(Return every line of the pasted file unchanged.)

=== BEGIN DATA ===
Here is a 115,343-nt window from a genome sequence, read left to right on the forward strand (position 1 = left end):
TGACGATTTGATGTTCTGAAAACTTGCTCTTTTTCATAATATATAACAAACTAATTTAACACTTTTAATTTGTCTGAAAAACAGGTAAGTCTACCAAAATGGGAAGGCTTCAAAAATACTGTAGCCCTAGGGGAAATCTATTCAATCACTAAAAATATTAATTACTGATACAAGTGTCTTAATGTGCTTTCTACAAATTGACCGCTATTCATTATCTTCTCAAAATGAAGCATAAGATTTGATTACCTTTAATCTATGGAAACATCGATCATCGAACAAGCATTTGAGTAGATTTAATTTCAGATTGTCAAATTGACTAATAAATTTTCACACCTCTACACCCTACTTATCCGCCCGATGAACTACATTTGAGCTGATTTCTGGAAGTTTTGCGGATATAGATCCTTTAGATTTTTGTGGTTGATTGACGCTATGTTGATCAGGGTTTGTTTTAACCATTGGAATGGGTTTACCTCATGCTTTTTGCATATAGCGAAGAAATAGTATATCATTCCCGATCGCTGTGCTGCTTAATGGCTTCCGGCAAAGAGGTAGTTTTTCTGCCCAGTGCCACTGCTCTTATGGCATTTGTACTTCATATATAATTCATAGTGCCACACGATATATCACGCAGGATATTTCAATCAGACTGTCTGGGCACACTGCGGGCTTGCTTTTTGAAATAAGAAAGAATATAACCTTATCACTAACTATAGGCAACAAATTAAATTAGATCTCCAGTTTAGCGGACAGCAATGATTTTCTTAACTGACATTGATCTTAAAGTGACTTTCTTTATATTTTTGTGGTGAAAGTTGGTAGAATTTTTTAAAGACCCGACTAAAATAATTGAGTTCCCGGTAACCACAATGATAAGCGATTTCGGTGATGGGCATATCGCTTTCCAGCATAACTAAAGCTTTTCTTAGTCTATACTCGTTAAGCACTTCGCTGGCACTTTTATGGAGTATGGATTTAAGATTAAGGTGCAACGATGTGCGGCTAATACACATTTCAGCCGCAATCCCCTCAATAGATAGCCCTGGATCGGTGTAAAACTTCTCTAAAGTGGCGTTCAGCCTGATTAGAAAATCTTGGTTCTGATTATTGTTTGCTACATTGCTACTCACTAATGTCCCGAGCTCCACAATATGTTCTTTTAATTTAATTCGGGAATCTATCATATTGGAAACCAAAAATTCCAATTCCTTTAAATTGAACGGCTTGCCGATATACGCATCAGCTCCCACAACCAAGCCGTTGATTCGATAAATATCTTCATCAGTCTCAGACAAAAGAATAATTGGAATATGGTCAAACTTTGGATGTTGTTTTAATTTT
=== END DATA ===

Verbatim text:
Here is a 115,343-nt window from a genome sequence, read left to right on the forward strand (position 1 = left end):
TGACGATTTGATGTTCTGAAAACTTGCTCTTTTTCATAATATATAACAAACTAATTTAACACTTTTAATTTGTCTGAAAAACAGGTAAGTCTACCAAAATGGGAAGGCTTCAAAAATACTGTAGCCCTAGGGGAAATCTATTCAATCACTAAAAATATTAATTACTGATACAAGTGTCTTAATGTGCTTTCTACAAATTGACCGCTATTCATTATCTTCTCAAAATGAAGCATAAGATTTGATTACCTTTAATCTATGGAAACATCGATCATCGAACAAGCATTTGAGTAGATTTAATTTCAGATTGTCAAATTGACTAATAAATTTTCACACCTCTACACCCTACTTATCCGCCCGATGAACTACATTTGAGCTGATTTCTGGAAGTTTTGCGGATATAGATCCTTTAGATTTTTGTGGTTGATTGACGCTATGTTGATCAGGGTTTGTTTTAACCATTGGAATGGGTTTACCTCATGCTTTTTGCATATAGCGAAGAAATAGTATATCATTCCCGATCGCTGTGCTGCTTAATGGCTTCCGGCAAAGAGGTAGTTTTTCTGCCCAGTGCCACTGCTCTTATGGCATTTGTACTTCATATATAATTCATAGTGCCACACGATATATCACGCAGGATATTTCAATCAGACTGTCTGGGCACACTGCGGGCTTGCTTTTTGAAATAAGAAAGAATATAACCTTATCACTAACTATAGGCAACAAATTAAATTAGATCTCCAGTTTAGCGGACAGCAATGATTTTCTTAACTGACATTGATCTTAAAGTGACTTTCTTTATATTTTTGTGGTGAAAGTTGGTAGAATTTTTTAAAGACCCGACTAAAATAATTGAGTTCCCGGTAACCACAATGATAAGCGATTTCGGTGATGGGCATATCGCTTTCCAGCATAACTAAAGCTTTTCTTAGTCTATACTCGTTAAGCACTTCGCTGGCACTTTTATGGAGTATGGATTTAAGATTAAGGTGCAACGATGTGCGGCTAATACACATTTCAGCCGCAATCCCCTCAATAGATAGCCCTGGATCGGTGTAAAACTTCTCTAAAGTGGCGTTCAGCCTGATTAGAAAATCTTGGTTCTGATTATTGTTTGCTACATTGCTACTCACTAATGTCCCGAGCTCCACAATATGTTCTTTTAATTTAATTCGGGAATCTATCATATTGGAAACCAAAAATTCCAATTCCTTTAAATTGAACGGCTTGCCGATATACGCATCAGCTCCCACAACCAAGCCGTTGATTCGATAAATATCTTCATCAGTCTCAGACAAAAGAATAATTGGAATATGGTCAAACTTTGGATGTTGTTTTAATTTT